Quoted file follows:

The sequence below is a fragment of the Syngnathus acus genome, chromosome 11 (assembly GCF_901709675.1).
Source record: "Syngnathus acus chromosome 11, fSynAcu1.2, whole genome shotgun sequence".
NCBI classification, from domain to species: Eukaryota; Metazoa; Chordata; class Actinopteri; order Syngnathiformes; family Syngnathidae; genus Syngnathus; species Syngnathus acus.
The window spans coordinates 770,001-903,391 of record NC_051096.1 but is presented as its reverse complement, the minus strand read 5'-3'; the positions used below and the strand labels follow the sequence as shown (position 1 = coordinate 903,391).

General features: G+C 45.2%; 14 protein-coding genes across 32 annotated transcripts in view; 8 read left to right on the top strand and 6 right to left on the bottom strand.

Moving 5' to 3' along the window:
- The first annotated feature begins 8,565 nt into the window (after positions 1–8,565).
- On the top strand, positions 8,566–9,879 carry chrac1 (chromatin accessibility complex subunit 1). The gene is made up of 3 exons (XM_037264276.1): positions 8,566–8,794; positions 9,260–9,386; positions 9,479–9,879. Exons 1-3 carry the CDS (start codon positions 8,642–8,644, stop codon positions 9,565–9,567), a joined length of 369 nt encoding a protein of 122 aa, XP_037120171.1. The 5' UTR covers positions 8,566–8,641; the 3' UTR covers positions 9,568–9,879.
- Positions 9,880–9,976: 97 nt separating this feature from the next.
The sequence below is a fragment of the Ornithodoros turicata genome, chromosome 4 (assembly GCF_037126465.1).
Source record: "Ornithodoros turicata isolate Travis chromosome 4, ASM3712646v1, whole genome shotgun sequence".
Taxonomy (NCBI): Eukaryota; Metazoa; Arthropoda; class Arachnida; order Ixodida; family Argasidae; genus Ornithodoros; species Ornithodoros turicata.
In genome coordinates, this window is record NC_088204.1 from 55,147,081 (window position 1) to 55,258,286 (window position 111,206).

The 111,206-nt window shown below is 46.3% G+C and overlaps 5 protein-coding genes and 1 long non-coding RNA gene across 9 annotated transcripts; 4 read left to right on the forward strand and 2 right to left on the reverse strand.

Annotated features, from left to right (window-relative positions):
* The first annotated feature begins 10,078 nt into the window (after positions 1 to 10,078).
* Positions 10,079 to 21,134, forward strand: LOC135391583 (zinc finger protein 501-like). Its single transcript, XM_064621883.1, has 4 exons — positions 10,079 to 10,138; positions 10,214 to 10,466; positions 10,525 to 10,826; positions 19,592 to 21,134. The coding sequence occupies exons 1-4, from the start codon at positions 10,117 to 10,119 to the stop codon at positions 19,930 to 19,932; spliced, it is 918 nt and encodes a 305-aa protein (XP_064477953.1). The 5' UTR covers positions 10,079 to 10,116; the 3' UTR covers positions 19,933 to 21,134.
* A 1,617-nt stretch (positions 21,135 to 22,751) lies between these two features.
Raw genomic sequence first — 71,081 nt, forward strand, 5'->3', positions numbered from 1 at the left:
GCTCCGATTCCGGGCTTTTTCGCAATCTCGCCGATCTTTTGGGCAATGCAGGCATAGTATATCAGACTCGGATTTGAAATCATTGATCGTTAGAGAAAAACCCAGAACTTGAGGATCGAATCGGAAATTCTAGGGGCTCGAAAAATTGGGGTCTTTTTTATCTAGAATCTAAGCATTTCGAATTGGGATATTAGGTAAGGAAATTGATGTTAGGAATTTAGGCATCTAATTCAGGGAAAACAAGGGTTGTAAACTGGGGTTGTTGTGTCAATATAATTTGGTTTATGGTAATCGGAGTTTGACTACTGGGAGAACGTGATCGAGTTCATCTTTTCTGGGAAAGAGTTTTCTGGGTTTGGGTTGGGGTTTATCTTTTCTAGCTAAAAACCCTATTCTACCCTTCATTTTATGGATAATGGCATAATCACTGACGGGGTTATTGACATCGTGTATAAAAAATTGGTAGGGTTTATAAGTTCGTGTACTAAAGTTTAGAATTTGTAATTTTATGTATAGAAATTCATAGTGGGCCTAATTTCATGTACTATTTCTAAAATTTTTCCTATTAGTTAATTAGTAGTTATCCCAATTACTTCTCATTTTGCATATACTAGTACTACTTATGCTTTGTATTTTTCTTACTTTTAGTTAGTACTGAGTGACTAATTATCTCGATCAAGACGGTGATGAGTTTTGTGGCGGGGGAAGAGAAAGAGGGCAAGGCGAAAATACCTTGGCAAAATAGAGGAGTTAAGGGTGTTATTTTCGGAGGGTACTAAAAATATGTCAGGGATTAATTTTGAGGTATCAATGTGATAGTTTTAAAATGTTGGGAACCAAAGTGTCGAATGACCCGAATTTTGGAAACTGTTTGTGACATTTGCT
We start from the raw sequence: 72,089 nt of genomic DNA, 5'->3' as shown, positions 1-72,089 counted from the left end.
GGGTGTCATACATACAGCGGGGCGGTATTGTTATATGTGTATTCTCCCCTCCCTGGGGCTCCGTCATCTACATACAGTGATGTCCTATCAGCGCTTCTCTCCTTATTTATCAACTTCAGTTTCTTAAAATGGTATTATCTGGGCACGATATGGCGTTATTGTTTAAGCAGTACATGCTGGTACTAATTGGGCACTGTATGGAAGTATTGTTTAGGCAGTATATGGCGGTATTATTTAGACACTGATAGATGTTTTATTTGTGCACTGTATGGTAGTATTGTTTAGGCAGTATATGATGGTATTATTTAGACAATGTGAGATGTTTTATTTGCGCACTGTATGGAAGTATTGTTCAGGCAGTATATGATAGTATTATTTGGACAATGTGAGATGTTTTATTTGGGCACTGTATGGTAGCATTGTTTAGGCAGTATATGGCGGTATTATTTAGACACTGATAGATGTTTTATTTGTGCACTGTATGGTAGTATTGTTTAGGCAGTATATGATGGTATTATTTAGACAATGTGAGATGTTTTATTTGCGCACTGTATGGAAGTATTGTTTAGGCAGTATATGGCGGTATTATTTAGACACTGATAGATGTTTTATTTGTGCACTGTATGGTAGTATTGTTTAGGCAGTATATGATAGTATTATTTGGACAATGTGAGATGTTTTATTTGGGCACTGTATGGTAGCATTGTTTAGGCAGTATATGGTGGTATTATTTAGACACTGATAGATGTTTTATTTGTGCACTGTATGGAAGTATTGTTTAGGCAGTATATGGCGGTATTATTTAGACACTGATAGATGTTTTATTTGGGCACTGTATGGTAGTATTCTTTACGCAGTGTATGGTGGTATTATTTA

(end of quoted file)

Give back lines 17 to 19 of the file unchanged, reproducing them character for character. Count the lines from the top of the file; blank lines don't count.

* Positions 10,079 to 21,134, forward strand: LOC135391583 (zinc finger protein 501-like). Its single transcript, XM_064621883.1, has 4 exons — positions 10,079 to 10,138; positions 10,214 to 10,466; positions 10,525 to 10,826; positions 19,592 to 21,134. The coding sequence occupies exons 1-4, from the start codon at positions 10,117 to 10,119 to the stop codon at positions 19,930 to 19,932; spliced, it is 918 nt and encodes a 305-aa protein (XP_064477953.1). The 5' UTR covers positions 10,079 to 10,116; the 3' UTR covers positions 19,933 to 21,134.
* A 1,617-nt stretch (positions 21,135 to 22,751) lies between these two features.
Raw genomic sequence first — 71,081 nt, forward strand, 5'->3', positions numbered from 1 at the left: